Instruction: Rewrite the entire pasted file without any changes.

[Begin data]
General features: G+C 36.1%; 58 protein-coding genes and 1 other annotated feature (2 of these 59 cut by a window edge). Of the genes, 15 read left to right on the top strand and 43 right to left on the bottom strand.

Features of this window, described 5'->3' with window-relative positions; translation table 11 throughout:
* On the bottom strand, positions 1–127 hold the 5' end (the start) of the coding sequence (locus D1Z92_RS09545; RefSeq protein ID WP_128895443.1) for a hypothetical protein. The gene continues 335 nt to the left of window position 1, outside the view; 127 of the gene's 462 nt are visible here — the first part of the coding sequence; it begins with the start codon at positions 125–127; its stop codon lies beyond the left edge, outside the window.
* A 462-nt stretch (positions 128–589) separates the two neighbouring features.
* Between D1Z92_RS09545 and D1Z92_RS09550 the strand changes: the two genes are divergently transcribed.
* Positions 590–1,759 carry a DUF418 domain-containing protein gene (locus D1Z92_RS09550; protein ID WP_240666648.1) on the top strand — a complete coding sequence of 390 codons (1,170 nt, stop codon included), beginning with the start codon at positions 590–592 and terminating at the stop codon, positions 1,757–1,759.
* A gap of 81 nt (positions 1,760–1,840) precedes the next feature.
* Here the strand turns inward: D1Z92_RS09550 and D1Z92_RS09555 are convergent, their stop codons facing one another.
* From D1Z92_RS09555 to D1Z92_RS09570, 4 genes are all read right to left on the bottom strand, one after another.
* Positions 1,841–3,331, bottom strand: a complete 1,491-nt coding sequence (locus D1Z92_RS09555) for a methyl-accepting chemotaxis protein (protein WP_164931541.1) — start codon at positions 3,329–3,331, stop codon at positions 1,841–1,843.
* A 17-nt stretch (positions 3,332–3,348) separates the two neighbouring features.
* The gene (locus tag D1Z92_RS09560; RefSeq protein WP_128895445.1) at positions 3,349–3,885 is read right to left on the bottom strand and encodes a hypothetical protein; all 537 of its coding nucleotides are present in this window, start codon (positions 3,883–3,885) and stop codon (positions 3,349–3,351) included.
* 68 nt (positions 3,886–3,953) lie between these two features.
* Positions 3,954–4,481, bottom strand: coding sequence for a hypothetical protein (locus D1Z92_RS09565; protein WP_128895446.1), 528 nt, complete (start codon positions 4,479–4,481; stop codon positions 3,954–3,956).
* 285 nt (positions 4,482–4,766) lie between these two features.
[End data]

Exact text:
General features: G+C 36.1%; 58 protein-coding genes and 1 other annotated feature (2 of these 59 cut by a window edge). Of the genes, 15 read left to right on the top strand and 43 right to left on the bottom strand.

Features of this window, described 5'->3' with window-relative positions; translation table 11 throughout:
* On the bottom strand, positions 1–127 hold the 5' end (the start) of the coding sequence (locus D1Z92_RS09545; RefSeq protein ID WP_128895443.1) for a hypothetical protein. The gene continues 335 nt to the left of window position 1, outside the view; 127 of the gene's 462 nt are visible here — the first part of the coding sequence; it begins with the start codon at positions 125–127; its stop codon lies beyond the left edge, outside the window.
* A 462-nt stretch (positions 128–589) separates the two neighbouring features.
* Between D1Z92_RS09545 and D1Z92_RS09550 the strand changes: the two genes are divergently transcribed.
* Positions 590–1,759 carry a DUF418 domain-containing protein gene (locus D1Z92_RS09550; protein ID WP_240666648.1) on the top strand — a complete coding sequence of 390 codons (1,170 nt, stop codon included), beginning with the start codon at positions 590–592 and terminating at the stop codon, positions 1,757–1,759.
* A gap of 81 nt (positions 1,760–1,840) precedes the next feature.
* Here the strand turns inward: D1Z92_RS09550 and D1Z92_RS09555 are convergent, their stop codons facing one another.
* From D1Z92_RS09555 to D1Z92_RS09570, 4 genes are all read right to left on the bottom strand, one after another.
* Positions 1,841–3,331, bottom strand: a complete 1,491-nt coding sequence (locus D1Z92_RS09555) for a methyl-accepting chemotaxis protein (protein WP_164931541.1) — start codon at positions 3,329–3,331, stop codon at positions 1,841–1,843.
* A 17-nt stretch (positions 3,332–3,348) separates the two neighbouring features.
* The gene (locus tag D1Z92_RS09560; RefSeq protein WP_128895445.1) at positions 3,349–3,885 is read right to left on the bottom strand and encodes a hypothetical protein; all 537 of its coding nucleotides are present in this window, start codon (positions 3,883–3,885) and stop codon (positions 3,349–3,351) included.
* 68 nt (positions 3,886–3,953) lie between these two features.
* Positions 3,954–4,481, bottom strand: coding sequence for a hypothetical protein (locus D1Z92_RS09565; protein WP_128895446.1), 528 nt, complete (start codon positions 4,479–4,481; stop codon positions 3,954–3,956).
* 285 nt (positions 4,482–4,766) lie between these two features.